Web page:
WiFi, WiFi everywhere

I’m sitting outside on the Brooklyn Heights Promenade working on the writing competition. After a few minutes, I looked up to the top of the screen and realized I was on the internet via an open WiFi network. So I’m posting this just because I can.


Because I’m obviously going insane, here are some song lyrics inspired by my contracts outline.
Got a Contract for our love
written down in the stars above
Offer accepted our minds have met
consideration means we’re set
I’ve got a Contract for our love
Because our love can’t end within one year
The statute of frauds applies my dear
And so that makes it very clear
that a signed writing is needed here
I’ve got a Contract for our love
You can rely on me
Especially if you rely reasonably
when it induces action it’s certainly
within restatement section 90
I’ve got a contract for our love
Our love isn’t governed by the UCC
since you’re not a whore, nor should you be
but if you were, you’d have an implied warranty
and good faith as required by §2-103
Got a Contract for our love
written down in the stars above
Offer accepted our minds have met
consideration means we’re set
I’ve got a contract for our love
You’ll know when I’ve gone completely insane when I actually record this (it’s not such a bad tune.)


Last week, I went to an info session for the law journals. For those of you not aware, law reviews are student-edited scholarly journals. Even though membership on a journal involves lots of drudgery, the experience is apparently worthwhile if you enjoy esoteric points of legal scholarship and nitpicking. (See Tung Yin: Law Review: Worth it or not?) However, making Law Review is like a gold star that goes on your resume. To do so involves either have super-excellent first year grades (not me) or writing an excellent paper in the writing competition. Our writing competition is the weekend after finals end. Fun.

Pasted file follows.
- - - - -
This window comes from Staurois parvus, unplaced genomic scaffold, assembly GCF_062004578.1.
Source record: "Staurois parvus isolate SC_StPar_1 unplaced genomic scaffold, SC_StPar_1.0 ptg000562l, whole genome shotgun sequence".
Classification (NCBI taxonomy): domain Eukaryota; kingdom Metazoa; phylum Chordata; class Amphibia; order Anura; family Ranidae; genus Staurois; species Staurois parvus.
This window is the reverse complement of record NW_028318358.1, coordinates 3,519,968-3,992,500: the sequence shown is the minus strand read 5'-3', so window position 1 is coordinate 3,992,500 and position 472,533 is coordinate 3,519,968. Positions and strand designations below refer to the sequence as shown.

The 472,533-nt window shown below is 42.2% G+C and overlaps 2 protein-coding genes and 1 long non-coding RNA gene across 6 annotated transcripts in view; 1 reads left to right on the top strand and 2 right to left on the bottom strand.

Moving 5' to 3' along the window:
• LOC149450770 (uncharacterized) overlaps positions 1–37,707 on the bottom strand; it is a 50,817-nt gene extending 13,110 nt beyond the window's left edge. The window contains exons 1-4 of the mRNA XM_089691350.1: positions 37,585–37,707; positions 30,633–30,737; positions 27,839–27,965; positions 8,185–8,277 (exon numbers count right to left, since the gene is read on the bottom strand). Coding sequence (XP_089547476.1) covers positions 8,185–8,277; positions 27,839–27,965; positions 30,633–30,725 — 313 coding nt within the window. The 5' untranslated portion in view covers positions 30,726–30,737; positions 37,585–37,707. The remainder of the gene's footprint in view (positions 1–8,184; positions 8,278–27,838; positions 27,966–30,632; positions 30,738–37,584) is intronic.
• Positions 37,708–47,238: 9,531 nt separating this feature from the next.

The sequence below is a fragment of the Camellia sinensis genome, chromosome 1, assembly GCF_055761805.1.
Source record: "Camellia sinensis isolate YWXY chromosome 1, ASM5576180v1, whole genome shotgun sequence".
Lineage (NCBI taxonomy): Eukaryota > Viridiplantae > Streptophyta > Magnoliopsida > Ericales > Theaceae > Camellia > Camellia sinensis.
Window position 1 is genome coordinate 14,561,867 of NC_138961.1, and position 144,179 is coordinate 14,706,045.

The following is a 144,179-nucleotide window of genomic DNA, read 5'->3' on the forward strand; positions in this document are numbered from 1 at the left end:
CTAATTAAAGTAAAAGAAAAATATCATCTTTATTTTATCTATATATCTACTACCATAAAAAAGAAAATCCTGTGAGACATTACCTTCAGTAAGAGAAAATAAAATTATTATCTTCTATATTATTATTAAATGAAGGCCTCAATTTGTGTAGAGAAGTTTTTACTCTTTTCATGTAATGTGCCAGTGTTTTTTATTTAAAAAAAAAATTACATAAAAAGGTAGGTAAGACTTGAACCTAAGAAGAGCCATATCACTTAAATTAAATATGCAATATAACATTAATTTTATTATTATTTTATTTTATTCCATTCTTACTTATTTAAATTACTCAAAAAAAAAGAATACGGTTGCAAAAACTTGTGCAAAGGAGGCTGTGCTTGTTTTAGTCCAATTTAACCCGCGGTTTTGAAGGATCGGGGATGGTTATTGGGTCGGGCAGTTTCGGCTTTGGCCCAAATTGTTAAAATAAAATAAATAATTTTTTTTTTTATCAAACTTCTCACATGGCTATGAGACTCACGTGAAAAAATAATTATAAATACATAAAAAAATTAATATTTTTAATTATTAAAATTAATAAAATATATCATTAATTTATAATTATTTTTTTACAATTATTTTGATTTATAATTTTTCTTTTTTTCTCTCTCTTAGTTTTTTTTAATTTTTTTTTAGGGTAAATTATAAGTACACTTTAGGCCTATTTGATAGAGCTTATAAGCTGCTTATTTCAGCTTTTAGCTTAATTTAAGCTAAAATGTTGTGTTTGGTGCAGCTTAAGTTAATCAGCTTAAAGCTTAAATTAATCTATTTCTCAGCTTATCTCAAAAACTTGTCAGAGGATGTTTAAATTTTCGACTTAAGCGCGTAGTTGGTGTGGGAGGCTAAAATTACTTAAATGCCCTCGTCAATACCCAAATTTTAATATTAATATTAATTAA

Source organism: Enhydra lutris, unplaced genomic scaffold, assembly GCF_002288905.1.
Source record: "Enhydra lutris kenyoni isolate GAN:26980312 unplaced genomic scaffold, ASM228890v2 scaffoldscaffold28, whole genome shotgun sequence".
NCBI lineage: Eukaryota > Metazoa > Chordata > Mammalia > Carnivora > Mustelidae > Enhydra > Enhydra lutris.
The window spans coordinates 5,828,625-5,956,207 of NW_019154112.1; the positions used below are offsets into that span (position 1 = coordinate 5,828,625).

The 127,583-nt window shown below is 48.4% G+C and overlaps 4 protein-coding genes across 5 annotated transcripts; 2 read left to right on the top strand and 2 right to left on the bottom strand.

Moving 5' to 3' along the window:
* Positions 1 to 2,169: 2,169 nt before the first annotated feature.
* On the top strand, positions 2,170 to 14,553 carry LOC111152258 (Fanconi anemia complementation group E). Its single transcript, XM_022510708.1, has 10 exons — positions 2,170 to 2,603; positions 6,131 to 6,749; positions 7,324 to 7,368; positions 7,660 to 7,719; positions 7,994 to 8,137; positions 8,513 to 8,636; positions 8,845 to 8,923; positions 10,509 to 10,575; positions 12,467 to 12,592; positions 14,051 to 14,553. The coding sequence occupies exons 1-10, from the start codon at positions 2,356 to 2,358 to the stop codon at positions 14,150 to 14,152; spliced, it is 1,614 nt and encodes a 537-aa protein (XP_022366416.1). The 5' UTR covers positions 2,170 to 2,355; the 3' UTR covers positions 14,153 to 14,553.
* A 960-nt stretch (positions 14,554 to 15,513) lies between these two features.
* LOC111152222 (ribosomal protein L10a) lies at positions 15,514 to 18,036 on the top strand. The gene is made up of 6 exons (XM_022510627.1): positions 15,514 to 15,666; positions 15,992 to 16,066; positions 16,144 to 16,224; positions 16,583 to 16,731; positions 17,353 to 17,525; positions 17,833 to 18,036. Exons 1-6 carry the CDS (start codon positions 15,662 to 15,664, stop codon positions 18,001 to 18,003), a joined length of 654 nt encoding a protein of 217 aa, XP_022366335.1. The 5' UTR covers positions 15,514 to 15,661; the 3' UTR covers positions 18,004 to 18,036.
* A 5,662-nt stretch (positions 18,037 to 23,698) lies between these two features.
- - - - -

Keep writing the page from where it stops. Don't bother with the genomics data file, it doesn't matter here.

When I was evaluating schools, one factor I didn’t pay much attention to was the availability of opportunities for journal membership. Brooklyn is home to 3 journals: Law Review, Journal of International Law, Journal of Law & Policy. As a point of comparison, the other NY-area schools have many more opportunities for journal memberships. Cardozo, Fordham and NYU each have six journals. If publishing journals is a competition, Columbia is the clear winner in NYC, with fourteen journals.
Of course, since lawyers are so status-conscious, each journal has a varying level of prestige, with Law Reviews being the most prestigious and more specialized journals having less general prestige. (Of course, if you want to work in an esoteric speciality, the esoteric journal might be better.) The most-cited American Legal Periodical is Harvard Law Review (followed by Yale and Columbia.)
Academic writing through journals are only one type of the experiences available in law school. Clinical programs and moot court teams are probably more practical for the vast majority of law students who aren’t going on to be professors, but for those students who go into practice, when else will you be able to work on legal scholarship? As for me, I’ll be polishing up that writing competition the weekend after finals while trying to subvert my classmates into not participating.1
1OK, I won’t really be participating in any subversion. I think.

Like deja vu, all over again

Denise Howell links to a number of blogs of next year’s crop of law students. Ahh, the memories of applying to law school.
I had a strong sense of deja vu this week while reading a chapter in the property casebook discussing unlawful discrimination and the Fair Housing Act. I realized that it was because I had seen the section before– it was the topic of the mock class I attended at the admitted student day at Cardozo last year.
Unfortunately, most of these pre-1L bloggers use Blogspot, and don’t have RSS feeds. Hopefully the Google-hosted Blogspot will soon add RSS for all its users, so that people who want a free, easy-to-use blog, can also be easy to read.